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Christ dwells in the dark places, as well as the light

by
21 September 2012

We are spirituality mature when we can discern him in the world's pain, says David Bryant

A GHOST ORCHID, the rarest wildflower in Britain, has been found in the depths of a Herefordshire beech wood. The tiny translucent plant had been presumed extinct for 23 years. For botanists, it seems like the discovery of the Holy Grail.

To descry God in the rare, glorious, and beautiful is not difficult. The smile of a child, a moving rendition of Messiaen's L'Ascension, a joyful family reunion after a soldier's return from Afghanistan, or a timeless moment between lovers are all rich sources for revealing the divine presence. So, too, is a pilgrimage to a holy place such as Walsingham or Iona. But the Christian journey makes far more taxing demands than this.

Paul ups the stakes in the letter to the Colossians. He says of Christ, "all things were created by him," and "in him all things hold together." He is claiming that the Christ-presence is infused into every facet of existence, not just in those aspects of it which we find favourable. The challenge is to unearth it. The deprivations, cruelty, violence, prejudice, and sheer sadness that confront us as we view creation make this a daunting, if not impossible, task. But that is being over-hasty.

When I was an inexperienced curate in the early 1950s, my vicar gave me the task of conducting the funeral of a ten-year-old girl. I approached her house in fear and trembling, and was immediately asked whether I would say a prayer over the open coffin.

To my surprise and bewilderment, I found myself being upheld by the unmistakable swirl of prayer filling the room, the pervasive sense of peace, the compassionate love and bravery of the parents, and the serenity of the dead child. The presence of God in that house of sorrow was overwhelming.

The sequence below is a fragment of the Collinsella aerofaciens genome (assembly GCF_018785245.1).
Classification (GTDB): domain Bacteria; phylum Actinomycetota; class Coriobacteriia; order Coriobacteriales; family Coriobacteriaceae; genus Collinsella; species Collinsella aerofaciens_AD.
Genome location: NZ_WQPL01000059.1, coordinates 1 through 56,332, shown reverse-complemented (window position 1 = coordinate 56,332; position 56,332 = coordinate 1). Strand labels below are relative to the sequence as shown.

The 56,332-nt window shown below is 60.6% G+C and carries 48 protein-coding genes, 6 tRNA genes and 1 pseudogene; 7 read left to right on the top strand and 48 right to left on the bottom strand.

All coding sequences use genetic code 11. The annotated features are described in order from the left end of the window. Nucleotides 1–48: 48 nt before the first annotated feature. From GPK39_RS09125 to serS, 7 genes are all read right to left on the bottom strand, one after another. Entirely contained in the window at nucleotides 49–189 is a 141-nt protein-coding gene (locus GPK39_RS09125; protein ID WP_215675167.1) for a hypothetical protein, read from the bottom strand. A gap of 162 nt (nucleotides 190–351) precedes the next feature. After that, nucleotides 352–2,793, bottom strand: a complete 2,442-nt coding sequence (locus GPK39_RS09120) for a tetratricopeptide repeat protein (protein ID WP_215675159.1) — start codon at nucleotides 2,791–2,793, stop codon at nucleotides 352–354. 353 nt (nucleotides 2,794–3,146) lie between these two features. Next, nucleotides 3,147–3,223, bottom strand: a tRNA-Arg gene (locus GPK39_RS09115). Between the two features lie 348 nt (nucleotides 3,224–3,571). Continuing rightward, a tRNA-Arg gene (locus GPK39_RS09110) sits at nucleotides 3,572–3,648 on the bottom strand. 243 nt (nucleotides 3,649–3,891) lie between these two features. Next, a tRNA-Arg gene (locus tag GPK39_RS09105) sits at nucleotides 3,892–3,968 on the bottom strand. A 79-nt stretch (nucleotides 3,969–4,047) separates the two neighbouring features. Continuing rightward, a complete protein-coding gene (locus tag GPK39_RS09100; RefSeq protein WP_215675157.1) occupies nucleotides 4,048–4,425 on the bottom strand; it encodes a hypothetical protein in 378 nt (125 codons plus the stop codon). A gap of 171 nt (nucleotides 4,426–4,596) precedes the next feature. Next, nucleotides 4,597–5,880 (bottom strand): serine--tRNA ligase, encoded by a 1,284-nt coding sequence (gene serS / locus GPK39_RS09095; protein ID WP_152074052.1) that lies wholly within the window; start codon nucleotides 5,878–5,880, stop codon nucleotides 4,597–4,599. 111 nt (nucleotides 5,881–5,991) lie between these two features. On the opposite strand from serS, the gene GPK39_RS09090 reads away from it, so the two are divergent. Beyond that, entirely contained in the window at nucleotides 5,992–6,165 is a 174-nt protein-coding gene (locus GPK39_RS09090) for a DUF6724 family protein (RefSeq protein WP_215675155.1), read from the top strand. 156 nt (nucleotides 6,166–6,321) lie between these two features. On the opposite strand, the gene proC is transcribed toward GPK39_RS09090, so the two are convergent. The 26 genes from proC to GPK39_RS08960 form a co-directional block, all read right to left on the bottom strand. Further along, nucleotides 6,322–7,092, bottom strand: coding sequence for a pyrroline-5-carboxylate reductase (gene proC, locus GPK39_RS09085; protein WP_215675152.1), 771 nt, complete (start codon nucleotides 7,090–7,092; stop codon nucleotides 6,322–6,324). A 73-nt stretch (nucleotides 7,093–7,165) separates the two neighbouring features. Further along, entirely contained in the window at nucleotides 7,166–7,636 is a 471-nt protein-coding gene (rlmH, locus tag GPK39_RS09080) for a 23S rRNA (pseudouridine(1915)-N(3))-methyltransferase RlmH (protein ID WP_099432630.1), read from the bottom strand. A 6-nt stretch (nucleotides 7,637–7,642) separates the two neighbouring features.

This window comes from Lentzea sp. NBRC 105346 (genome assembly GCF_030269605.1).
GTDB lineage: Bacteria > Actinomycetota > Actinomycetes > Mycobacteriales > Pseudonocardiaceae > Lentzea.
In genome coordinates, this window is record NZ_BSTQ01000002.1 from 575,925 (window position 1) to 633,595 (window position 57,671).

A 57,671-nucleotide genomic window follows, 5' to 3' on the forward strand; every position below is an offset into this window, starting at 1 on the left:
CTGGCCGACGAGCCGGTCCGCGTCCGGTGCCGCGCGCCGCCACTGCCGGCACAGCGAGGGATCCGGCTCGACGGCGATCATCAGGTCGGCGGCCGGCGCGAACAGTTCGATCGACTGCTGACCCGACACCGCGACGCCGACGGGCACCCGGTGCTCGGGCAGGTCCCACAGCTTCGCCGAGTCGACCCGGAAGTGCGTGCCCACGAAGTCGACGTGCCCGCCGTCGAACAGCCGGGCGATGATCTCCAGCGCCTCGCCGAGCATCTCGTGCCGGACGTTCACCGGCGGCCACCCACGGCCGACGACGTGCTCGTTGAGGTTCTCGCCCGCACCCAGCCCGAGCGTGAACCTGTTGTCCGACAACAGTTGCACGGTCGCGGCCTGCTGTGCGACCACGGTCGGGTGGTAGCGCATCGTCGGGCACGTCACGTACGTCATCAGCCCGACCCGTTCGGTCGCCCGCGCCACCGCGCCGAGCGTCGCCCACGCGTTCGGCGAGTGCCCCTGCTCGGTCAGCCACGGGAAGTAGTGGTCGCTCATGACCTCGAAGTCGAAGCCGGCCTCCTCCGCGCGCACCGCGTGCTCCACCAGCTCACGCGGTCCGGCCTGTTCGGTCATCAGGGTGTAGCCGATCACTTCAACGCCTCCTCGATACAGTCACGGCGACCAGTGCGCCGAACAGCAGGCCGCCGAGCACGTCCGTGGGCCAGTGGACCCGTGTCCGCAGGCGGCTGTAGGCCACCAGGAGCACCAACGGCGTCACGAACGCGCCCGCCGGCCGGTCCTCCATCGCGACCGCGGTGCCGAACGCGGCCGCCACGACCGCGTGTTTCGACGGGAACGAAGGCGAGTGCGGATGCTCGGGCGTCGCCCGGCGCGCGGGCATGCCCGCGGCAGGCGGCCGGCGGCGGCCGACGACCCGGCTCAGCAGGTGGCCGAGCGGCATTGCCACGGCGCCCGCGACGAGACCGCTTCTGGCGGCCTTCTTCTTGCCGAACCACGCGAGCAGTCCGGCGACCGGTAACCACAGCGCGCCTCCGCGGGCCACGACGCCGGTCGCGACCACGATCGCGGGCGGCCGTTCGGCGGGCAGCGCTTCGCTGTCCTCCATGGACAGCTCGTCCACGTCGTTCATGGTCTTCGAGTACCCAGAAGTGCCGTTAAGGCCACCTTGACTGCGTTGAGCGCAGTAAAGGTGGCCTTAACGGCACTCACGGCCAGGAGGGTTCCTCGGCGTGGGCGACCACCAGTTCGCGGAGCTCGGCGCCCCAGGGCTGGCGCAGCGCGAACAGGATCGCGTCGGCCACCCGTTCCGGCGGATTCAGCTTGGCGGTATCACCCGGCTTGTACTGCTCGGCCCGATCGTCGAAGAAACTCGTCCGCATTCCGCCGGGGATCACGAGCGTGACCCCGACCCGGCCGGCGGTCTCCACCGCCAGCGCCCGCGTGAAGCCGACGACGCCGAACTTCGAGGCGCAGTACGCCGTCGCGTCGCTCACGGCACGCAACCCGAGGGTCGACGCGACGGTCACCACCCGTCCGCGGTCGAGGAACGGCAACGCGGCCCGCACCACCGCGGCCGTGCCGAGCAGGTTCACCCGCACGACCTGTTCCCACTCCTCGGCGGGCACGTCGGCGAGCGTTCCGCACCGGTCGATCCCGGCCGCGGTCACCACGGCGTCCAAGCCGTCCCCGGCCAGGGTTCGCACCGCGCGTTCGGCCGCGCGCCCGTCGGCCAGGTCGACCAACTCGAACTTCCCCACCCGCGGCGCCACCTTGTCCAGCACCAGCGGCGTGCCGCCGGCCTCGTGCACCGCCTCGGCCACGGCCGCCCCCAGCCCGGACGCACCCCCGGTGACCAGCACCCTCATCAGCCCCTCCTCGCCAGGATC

Years later came a bleaker scenario: a top-security prison and a young man serving life for murder. Not much room for God in all this, I thought, as I joined the tight-lipped queue of waiting visitors. I was wrong.

The young man told me that he was torn apart with remorse for the crime that he had perpetrated during a bar-room brawl, and longed for divine forgiveness.

There was more. Seeing my clerical collar, his girlfriend waylaid me in the waiting room. She had been loyal throughout his trial and the years of his imprisonment, but was under familial pressure not to marry a killer. What should she do? I asked the obvious question: "Do you love him?" and was greeted with a resounding "Yes".

Some time later, she wrote to tell me that they were happily married. Even in this unpromising setting, there were sparks of the divine to be found in the man's penitence, and the woman's faithful waiting.

There are situations so depraved that they seem to be intrinsically evil, and devoid of any potential for redemption. I think of genocide, torture, brutality to children, and mass killing. Here, there is only one possibility, and that is to lift what we find unbearable up into the presence of God, and to let the light of the Holy One take over. Human love has its limits, but God's love is infinite and all-embracing.

The point at which we reach spiritual maturity and fullness comes when we can discern the redemptive power of Christ within the heart of the world's pain and wickedness. Few achieve such exalted and prayerful heights. As so often, it is the poets who point the way. "But deep in the darkness is God," the German mystic, Rainer Maria Rilke, said. The Welsh priest R. S. Thomas echoed those words: "The darkness is the deepening shadow of your presence."

Perhaps they were both well on the way to discovering the Holy Grail.

The Revd David Bryant is a retired priest living in Yorkshire.

 

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